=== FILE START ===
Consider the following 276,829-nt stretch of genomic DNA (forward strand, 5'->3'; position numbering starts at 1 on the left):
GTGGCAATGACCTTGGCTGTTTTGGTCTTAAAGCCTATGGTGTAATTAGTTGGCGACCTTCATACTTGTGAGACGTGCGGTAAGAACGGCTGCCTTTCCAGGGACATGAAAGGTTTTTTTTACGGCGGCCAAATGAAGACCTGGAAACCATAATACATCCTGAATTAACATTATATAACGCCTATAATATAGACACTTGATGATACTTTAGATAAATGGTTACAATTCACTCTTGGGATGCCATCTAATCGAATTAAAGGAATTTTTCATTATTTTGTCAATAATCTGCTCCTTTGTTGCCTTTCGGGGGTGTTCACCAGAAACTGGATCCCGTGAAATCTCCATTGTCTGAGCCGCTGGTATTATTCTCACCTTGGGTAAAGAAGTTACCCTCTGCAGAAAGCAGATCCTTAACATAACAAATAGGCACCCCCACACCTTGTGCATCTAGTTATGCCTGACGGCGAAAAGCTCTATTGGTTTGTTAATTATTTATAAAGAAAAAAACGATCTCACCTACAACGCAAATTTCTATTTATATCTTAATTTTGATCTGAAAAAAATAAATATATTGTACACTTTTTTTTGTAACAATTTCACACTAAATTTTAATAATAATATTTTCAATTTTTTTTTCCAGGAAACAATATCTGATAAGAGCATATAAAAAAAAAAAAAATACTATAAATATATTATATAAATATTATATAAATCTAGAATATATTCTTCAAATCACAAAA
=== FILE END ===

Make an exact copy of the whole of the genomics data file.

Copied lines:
Consider the following 276,829-nt stretch of genomic DNA (forward strand, 5'->3'; position numbering starts at 1 on the left):
GTGGCAATGACCTTGGCTGTTTTGGTCTTAAAGCCTATGGTGTAATTAGTTGGCGACCTTCATACTTGTGAGACGTGCGGTAAGAACGGCTGCCTTTCCAGGGACATGAAAGGTTTTTTTTACGGCGGCCAAATGAAGACCTGGAAACCATAATACATCCTGAATTAACATTATATAACGCCTATAATATAGACACTTGATGATACTTTAGATAAATGGTTACAATTCACTCTTGGGATGCCATCTAATCGAATTAAAGGAATTTTTCATTATTTTGTCAATAATCTGCTCCTTTGTTGCCTTTCGGGGGTGTTCACCAGAAACTGGATCCCGTGAAATCTCCATTGTCTGAGCCGCTGGTATTATTCTCACCTTGGGTAAAGAAGTTACCCTCTGCAGAAAGCAGATCCTTAACATAACAAATAGGCACCCCCACACCTTGTGCATCTAGTTATGCCTGACGGCGAAAAGCTCTATTGGTTTGTTAATTATTTATAAAGAAAAAAACGATCTCACCTACAACGCAAATTTCTATTTATATCTTAATTTTGATCTGAAAAAAATAAATATATTGTACACTTTTTTTTGTAACAATTTCACACTAAATTTTAATAATAATATTTTCAATTTTTTTTTCCAGGAAACAATATCTGATAAGAGCATATAAAAAAAAAAAAAATACTATAAATATATTATATAAATATTATATAAATCTAGAATATATTCTTCAAATCACAAAA